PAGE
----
EDIT: an incorrect fact has been removed from this article. Superhero comic books retain the ability to deeply wound their audiences. What do they propagate a desire for? Thinner women. "Superheroine" is still, despite occasional pushback from Marvel's (Adrian Alphona's) Gert Yorkes and Valiant's Faith, synonymous with "titty, yet thin." They define a "correct" template, and
EDIT: an incorrect fact has been removed from this article.
Superhero comic books retain the ability to deeply wound their audiences. What do they propagate a desire for? Thinner women. “Superheroine” is still, despite occasional pushback from Marvel’s (Adrian Alphona’s) Gert Yorkes and Valiant’s Faith, synonymous with “titty, yet thin.” They define a “correct” template, and they use it and use it and use it. Why discuss this now? As mentioned in this week’s Previously, Wonder Woman’s cinematic summer is being heralded by the application of her name and image to diet bars. Called thinkThin. I’m so angry that I’m perfectly polite.
Glamour reports “Wonder Woman has paired with thinkThin snacks and protein bars. That would be fine, but why don’t we see male superheroes promoting diet [bars]?” I like Glamour magazine, but they are wrong. It would not be fine. It is absolutely not fine for Wonder Woman, Amazon princess and definitive–it’s in the name–idealised fantasy role model, to advertise or promote the pursuit of thinness. The pursuit of thinness kills. It creates misery and is deeply enmeshed with predatory misogyny. Fatphobia is anathema to the conceptual Wonder Woman and to her seventy-five-year friendship with carefree fat girl Etta Candy.
How dare they? How, honestly, dare they? But Warner Brothers’ DC Cinematics’ marketing department aren’t alone in their active disregard for dysmorphic femininity in May of 2017! Marvel Comics continues their long saga of being upsetting with Lorna Dane, with a cover that harks back to regressive norms and–bonus points–appears to fly joyfully in the face of canon. Senior Marvel Editor Mark Paniccia tweeted an Art Adams X-Men Blue cover which, aside from containing no blue (don’t put a colour in the title then?), also contained very little waist.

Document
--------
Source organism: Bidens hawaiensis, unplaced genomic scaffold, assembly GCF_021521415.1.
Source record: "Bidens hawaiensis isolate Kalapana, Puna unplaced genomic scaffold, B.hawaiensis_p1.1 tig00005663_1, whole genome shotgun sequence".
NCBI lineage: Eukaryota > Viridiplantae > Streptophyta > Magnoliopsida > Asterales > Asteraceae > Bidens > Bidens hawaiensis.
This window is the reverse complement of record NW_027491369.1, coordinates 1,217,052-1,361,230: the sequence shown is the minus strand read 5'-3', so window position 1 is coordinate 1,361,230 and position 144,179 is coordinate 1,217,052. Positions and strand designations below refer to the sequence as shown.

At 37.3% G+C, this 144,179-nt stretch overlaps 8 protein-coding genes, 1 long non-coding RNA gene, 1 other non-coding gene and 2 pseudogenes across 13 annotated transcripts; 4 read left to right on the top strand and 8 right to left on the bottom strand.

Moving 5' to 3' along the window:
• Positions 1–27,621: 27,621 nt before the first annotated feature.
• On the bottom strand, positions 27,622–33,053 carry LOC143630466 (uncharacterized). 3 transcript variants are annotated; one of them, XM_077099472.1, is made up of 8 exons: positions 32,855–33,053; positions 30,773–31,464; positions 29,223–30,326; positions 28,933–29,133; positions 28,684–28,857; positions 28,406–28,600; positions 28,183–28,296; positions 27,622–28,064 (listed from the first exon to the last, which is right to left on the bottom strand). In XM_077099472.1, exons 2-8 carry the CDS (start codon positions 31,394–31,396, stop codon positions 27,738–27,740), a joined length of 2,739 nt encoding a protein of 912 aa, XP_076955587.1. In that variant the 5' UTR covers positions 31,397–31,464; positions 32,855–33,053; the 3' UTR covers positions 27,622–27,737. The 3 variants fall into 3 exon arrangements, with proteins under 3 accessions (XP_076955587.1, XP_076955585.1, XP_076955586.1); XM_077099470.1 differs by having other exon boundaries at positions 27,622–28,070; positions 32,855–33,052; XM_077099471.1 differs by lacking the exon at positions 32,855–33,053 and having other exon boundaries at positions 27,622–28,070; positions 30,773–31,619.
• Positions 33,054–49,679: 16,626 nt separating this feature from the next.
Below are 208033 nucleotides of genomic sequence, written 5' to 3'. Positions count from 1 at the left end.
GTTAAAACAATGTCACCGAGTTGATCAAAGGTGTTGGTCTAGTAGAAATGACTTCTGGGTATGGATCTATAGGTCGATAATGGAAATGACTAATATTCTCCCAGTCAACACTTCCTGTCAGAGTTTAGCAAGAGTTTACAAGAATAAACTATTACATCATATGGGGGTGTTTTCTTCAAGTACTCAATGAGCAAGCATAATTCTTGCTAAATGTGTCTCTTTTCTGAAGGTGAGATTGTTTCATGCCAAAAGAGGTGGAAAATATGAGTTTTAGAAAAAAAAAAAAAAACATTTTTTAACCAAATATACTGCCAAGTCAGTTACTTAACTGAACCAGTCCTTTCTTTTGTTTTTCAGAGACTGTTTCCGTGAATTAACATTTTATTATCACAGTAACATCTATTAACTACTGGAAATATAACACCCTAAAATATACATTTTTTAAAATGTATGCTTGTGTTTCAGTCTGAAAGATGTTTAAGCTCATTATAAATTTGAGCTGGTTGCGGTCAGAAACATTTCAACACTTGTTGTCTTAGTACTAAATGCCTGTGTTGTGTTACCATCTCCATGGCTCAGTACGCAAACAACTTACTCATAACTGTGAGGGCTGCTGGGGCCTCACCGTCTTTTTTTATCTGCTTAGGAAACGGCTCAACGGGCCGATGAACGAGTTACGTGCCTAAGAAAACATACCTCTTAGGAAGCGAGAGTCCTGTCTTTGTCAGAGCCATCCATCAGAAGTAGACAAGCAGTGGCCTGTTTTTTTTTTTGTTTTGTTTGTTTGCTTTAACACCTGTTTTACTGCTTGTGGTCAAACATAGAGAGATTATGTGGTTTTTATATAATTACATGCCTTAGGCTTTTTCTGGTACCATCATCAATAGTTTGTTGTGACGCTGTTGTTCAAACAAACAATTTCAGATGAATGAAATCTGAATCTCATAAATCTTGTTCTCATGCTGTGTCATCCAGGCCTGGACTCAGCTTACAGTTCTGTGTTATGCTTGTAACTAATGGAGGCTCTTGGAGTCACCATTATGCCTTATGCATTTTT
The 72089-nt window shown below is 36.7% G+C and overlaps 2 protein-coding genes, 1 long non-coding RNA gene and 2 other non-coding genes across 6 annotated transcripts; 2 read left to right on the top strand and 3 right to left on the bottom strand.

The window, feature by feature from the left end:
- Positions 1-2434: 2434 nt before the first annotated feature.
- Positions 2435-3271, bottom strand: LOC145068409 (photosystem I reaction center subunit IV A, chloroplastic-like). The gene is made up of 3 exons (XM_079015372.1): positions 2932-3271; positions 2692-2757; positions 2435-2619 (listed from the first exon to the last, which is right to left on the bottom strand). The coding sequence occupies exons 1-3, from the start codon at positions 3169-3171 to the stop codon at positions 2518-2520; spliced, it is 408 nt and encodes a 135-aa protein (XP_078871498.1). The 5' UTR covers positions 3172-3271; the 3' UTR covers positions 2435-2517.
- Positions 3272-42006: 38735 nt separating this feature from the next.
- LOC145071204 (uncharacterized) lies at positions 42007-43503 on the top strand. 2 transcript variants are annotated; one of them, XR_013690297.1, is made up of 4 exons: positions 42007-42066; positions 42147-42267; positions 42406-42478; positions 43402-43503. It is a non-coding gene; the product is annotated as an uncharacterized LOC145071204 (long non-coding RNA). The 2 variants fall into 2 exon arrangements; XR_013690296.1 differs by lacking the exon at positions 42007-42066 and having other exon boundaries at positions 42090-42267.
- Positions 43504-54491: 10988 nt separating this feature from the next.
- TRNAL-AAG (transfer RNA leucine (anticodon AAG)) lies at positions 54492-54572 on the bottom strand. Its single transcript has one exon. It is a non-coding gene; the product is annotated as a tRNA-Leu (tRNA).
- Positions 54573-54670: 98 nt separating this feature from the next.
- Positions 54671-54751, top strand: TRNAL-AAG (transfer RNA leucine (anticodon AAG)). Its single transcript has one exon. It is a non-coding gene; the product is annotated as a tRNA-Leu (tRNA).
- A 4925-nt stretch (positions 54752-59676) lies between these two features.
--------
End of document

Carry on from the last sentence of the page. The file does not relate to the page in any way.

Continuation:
You know Lorna Dane, right? Polaris? An X-Men character with a legacy longer than Wolverine’s? The second woman of the X-Men, and one with a long, relatable history of mental health problems largely brought on by traumatic, enforced loss of control, often weight or body-shape related? Polaris from Peter David’s X-Factor, such as that fun little issue where Doc Samson gives each member a humorously revealing therapy session. The one where Lorna is repeatedly humiliated by her author, calling herself fat whilst remaining Comic Book Thin, calling herself repulsive whilst remaining Comic Book Hot, aggressively objectifying herself in order to “win” the confrontation with her doctor (he has to agree she is indeed a babe) whilst remaining the most senior female member of the superheroic team of mutants known as X-Factor.
— claire "🤡" napier (@illusClaire) May 4, 2017
I raise my hands to the heavens and pray. “Oh universal cosmic forces! Please save us all from men in entertainment. All they ever seem to want is for women to whittle ourselves away to a little pile of fat-free sex bits. Can’t they ever just shut up and stay at home?”